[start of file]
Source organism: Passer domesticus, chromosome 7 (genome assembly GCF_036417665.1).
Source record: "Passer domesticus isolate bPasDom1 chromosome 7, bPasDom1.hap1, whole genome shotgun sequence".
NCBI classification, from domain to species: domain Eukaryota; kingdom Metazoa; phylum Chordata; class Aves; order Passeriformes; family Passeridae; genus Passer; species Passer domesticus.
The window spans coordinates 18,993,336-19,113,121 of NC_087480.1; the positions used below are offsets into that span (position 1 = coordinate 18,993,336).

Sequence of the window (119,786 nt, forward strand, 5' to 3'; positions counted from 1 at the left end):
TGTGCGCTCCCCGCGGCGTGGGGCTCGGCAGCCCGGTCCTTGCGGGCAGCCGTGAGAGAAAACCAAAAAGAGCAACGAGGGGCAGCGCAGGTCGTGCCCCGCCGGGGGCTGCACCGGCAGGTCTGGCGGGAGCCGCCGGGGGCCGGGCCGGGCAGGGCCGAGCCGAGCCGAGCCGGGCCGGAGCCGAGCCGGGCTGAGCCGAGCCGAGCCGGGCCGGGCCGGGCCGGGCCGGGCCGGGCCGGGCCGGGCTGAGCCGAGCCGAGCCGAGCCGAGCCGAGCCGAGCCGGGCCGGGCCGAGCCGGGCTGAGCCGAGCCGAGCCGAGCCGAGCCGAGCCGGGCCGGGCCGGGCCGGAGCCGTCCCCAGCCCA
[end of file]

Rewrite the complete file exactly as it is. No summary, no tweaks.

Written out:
Source organism: Passer domesticus, chromosome 7 (genome assembly GCF_036417665.1).
Source record: "Passer domesticus isolate bPasDom1 chromosome 7, bPasDom1.hap1, whole genome shotgun sequence".
NCBI classification, from domain to species: domain Eukaryota; kingdom Metazoa; phylum Chordata; class Aves; order Passeriformes; family Passeridae; genus Passer; species Passer domesticus.
The window spans coordinates 18,993,336-19,113,121 of NC_087480.1; the positions used below are offsets into that span (position 1 = coordinate 18,993,336).

Sequence of the window (119,786 nt, forward strand, 5' to 3'; positions counted from 1 at the left end):
TGTGCGCTCCCCGCGGCGTGGGGCTCGGCAGCCCGGTCCTTGCGGGCAGCCGTGAGAGAAAACCAAAAAGAGCAACGAGGGGCAGCGCAGGTCGTGCCCCGCCGGGGGCTGCACCGGCAGGTCTGGCGGGAGCCGCCGGGGGCCGGGCCGGGCAGGGCCGAGCCGAGCCGAGCCGGGCCGGAGCCGAGCCGGGCTGAGCCGAGCCGAGCCGGGCCGGGCCGGGCCGGGCCGGGCCGGGCCGGGCCGGGCTGAGCCGAGCCGAGCCGAGCCGAGCCGAGCCGAGCCGGGCCGGGCCGAGCCGGGCTGAGCCGAGCCGAGCCGAGCCGAGCCGAGCCGGGCCGGGCCGGGCCGGAGCCGTCCCCAGCCCA